Venus - The Evening "Star"
To the surprise of many, the planet Venus appears to us to go through phases just like the moon. It transitions from full and new phase visually nearest the sun to a crescent, quarter, and gibbous phases further from the sun. This is because Venus is closer to us than the sun, therefore we see its dark side regularly (unlike Mars, Jupiter and the other planets that are further than us from the sun. Venus is named for the Roman goddess of love, perhaps because it is so beautiful at its brightest in the evening and morning skies. After the sun and the moon, Venus is the brightest object in the sky, reaching over 25,000 times brighter than the faintest stars you can see at night. In the darkest locations on planet Earth, Venus can actually be seen to cast shadows. While perhaps one of the most beautiful naked eye planets, Venus is by no means a lovely place to visit. Its atmospheric pressure is about 100 times that of earth with a temperature approaching 900° F. Venus has a very thick atmosphere with clouds that are highly reflective giving it such a bright appearance. Sometimes clouds can be seen in earth based images, but this image is pretty devoid of such features.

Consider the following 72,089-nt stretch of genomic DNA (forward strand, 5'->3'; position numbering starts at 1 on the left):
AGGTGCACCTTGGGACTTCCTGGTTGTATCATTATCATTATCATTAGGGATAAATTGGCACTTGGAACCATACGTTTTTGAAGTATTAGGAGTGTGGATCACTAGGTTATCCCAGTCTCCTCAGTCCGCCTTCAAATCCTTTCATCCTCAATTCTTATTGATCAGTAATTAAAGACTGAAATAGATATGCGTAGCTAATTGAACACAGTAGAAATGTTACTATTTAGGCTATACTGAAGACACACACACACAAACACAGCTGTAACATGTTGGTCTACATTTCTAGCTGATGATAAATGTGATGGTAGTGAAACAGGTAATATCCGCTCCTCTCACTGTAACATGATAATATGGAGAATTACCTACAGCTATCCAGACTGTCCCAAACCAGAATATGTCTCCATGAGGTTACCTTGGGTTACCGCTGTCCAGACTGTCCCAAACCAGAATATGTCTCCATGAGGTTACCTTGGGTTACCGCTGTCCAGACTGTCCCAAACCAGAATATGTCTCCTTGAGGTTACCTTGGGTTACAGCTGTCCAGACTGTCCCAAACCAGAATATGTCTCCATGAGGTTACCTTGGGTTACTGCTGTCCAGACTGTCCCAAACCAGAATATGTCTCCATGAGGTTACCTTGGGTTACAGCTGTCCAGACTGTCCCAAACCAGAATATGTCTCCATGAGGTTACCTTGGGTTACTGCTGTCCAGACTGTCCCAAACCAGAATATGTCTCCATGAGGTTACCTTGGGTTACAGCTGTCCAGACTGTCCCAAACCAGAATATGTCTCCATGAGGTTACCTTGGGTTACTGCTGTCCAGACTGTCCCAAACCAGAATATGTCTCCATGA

Optics: RC Optical System 20" F/8.2 (4165.6 mm Focal Length) Date: February 18, 2009
Camera: Canon 30D Location: Columbus, Texas
Exposure: LRGB = 30 x 3/1000 seconds Imager: Kent E. Biggs